(Attention email subscribers … did you know that many of the images in your email are clickable as videos with sound? Give it a try!)
I wasn’t the only one assigned to the personal letters, officially deemed “Condolence Notes, or “CNs”, to the next-of-kin for deceased soldiers. Three others– Homer, Jay, and Rocco– were similarly honored. We became fast friends, bonded by beer, black humor, and deep resentment of the U.S. Government. By this time (we’re talking 1969) you couldn’t find anyone on the ground who actually supported the U.S. war effort. We mostly did as we were told and tried to help each other to survive. Each day we’d get a list of names, addresses, and next of kin for the dearly departed. We’d divvy them up and write the letters during lulls in our regular jobs.
One night, totally wasted on pot and beer, we deemed ourselves “the Con Men.” We’d fall into hysterical laughter relating our literary fabrications of the day.
Greg: We heard less and less from Del, and when we did get a letter, it was bizarre and disjointed, flowery stuff about courage and duty and honor and profane pokes at Asshole-in-Chief William Westmoreland and Richard Fucking Nixon. It was hard to make sense of it.
Del: Believe it or not I was now in the final year of my service obligation. So were my fellow Con Men. Time flies when you’re having fun. Rocco was officially a short timer with only ninety days of active duty left. We spent all our spare time drinking, smoking dope, and commiserating with each other. I wasn’t sure, but I think Rocco was using cocaine and heroin, although he never talked about it.
Greg: Not a word about what he was doing over there, Not a word about his plans when he came back. An occasional comment, or a song fragment on a reel-to-reel tape. Once he did an entire version of The End by the Doors. He sounded very stoned.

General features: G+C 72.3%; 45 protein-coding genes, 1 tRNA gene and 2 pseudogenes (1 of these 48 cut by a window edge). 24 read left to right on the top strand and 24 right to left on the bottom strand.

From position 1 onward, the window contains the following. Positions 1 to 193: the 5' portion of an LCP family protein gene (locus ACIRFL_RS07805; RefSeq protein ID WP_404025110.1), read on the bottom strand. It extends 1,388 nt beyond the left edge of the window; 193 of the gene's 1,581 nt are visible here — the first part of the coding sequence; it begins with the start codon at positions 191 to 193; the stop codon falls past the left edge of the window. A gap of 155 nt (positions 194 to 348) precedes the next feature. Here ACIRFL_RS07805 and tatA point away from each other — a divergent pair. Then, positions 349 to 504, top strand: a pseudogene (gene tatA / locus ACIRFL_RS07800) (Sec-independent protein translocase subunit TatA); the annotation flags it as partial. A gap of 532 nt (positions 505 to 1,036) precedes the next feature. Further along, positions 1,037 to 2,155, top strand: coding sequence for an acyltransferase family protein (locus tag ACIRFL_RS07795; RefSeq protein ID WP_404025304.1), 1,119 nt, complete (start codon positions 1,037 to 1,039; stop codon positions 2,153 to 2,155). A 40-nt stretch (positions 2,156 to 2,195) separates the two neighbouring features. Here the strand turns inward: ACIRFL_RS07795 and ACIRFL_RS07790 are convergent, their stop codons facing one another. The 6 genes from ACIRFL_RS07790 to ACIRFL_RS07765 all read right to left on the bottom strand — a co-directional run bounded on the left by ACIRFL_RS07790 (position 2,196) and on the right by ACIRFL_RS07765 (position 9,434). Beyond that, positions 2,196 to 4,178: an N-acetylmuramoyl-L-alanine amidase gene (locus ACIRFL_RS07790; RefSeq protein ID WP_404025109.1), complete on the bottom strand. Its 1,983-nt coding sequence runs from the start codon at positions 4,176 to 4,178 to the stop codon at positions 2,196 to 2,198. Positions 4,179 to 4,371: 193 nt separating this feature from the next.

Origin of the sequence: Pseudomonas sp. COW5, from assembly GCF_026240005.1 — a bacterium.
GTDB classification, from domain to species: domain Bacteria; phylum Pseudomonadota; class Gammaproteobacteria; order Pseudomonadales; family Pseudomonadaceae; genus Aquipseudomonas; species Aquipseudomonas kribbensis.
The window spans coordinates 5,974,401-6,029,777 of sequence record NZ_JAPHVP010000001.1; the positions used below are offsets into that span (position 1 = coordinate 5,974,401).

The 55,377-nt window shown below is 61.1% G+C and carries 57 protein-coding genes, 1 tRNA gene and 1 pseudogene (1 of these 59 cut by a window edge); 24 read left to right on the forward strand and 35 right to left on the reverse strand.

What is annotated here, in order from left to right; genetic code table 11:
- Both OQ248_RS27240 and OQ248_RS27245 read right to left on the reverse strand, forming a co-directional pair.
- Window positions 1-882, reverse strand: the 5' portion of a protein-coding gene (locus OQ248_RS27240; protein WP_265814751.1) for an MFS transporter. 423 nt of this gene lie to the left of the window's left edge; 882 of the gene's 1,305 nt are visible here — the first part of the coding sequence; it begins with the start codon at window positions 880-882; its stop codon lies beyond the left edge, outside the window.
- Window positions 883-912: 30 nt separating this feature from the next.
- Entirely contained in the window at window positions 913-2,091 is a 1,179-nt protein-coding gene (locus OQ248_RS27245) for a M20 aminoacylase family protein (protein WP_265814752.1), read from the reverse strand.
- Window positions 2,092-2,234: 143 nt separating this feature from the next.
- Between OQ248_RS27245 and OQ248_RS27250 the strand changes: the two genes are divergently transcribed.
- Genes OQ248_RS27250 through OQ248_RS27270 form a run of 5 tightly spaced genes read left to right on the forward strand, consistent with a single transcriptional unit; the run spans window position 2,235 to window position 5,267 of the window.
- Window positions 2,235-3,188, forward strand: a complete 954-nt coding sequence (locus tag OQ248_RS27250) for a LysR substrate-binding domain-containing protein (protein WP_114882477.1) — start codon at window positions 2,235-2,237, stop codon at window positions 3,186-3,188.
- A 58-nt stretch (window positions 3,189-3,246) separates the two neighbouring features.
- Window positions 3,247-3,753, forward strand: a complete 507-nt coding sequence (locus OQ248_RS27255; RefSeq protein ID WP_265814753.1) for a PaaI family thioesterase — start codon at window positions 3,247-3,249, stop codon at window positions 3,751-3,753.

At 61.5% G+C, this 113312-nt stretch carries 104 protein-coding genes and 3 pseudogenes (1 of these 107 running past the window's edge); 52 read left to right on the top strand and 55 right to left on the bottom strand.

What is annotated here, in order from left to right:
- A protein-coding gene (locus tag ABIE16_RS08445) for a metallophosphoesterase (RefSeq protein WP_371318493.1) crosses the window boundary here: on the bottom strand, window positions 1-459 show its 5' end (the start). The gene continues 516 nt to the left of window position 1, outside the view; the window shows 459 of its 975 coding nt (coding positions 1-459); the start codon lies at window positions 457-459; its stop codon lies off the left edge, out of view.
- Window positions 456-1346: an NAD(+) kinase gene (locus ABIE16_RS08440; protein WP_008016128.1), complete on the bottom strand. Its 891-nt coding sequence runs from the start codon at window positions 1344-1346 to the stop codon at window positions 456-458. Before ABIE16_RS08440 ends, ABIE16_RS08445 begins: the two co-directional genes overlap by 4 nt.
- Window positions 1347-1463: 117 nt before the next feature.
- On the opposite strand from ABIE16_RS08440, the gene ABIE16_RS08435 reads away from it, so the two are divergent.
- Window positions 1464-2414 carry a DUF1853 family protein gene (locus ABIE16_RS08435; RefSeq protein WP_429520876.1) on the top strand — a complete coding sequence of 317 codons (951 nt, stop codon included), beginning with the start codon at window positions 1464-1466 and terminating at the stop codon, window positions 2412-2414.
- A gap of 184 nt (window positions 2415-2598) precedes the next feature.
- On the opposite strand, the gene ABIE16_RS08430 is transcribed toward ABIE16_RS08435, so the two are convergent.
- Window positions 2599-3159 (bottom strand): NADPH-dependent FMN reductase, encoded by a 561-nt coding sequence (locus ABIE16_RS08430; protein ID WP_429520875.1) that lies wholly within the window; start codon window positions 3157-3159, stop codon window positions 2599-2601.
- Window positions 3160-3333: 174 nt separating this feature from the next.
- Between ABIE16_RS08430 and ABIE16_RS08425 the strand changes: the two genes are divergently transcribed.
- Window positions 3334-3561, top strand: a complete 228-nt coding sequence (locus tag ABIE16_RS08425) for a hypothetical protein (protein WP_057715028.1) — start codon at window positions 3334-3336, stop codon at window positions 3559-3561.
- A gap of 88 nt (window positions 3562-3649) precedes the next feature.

Del: We talked mostly about how we could fuck things up for the Government. In our jobs at the office of the Quartermaster we had the power to create chaos with just a subtle manipulation on a procurement order. A slight slip of the pen could reroute a shipment of munitions bound for Da Nang to a Naval Base in the Philippines. We talked about subversion a lot, but we never acted, knowing that in the end the ones who would suffer would be the grunts in the field, not the assholes responsible for us being there.
Greg: Even though I was a Junior I had to think about taking the LSATs and where to apply for law school. I kinda wanted to be somewhere other than Providence, but my Dad lobbied for Brown, where he went, plus there was Cassandra to consider … what would be best for her?
Del: Then the bottom fell out of my life. I woke up to the sound of sobbing. It was Homer. “Hey, what’s up, man?”
“Rocco’s dead,” he said. “Fucking overdose. 82 fucking days to go, and he’s fucking dead, man.”
I had to write his Consolation Note. At least this one was truthful and sincere. Six weeks later I wrote another letter for one of my fellow Con Men. Jay blew his brains out with his service revolver. More guys than you knew were doing that. I was with him that evening. We were drinking and laughing. I wake up in the morning. He’s dead.
Homer seemed shaky but stable, but with the way he was drinking my guess was that there would be issues down the road. For practice I wrote my own condolence letter.
Greg: The last few letters from Del were rambling and incoherent, but made frequent reference to The Plan. We assumed that was Cassandra’s plan from The Last Weekend when we’d reunite after 3 years and reform Grendel. You know, I was ready for a little rock ‘n roll!
Del: I came up with a new plan. … one to help me survive.
End of Part 3
What is the New Plan?
Does Del make it safely out of Vietnam? Does he return to Providence to re-boot Grendel? Does Greg stray from the Proven Path to become a rock ‘n roller? Does he marry Cassandra? Or, does something entirely unexpected happen? Follow our plucky lads to the conclusion of Old Rockers: The Musical Journey of Grendel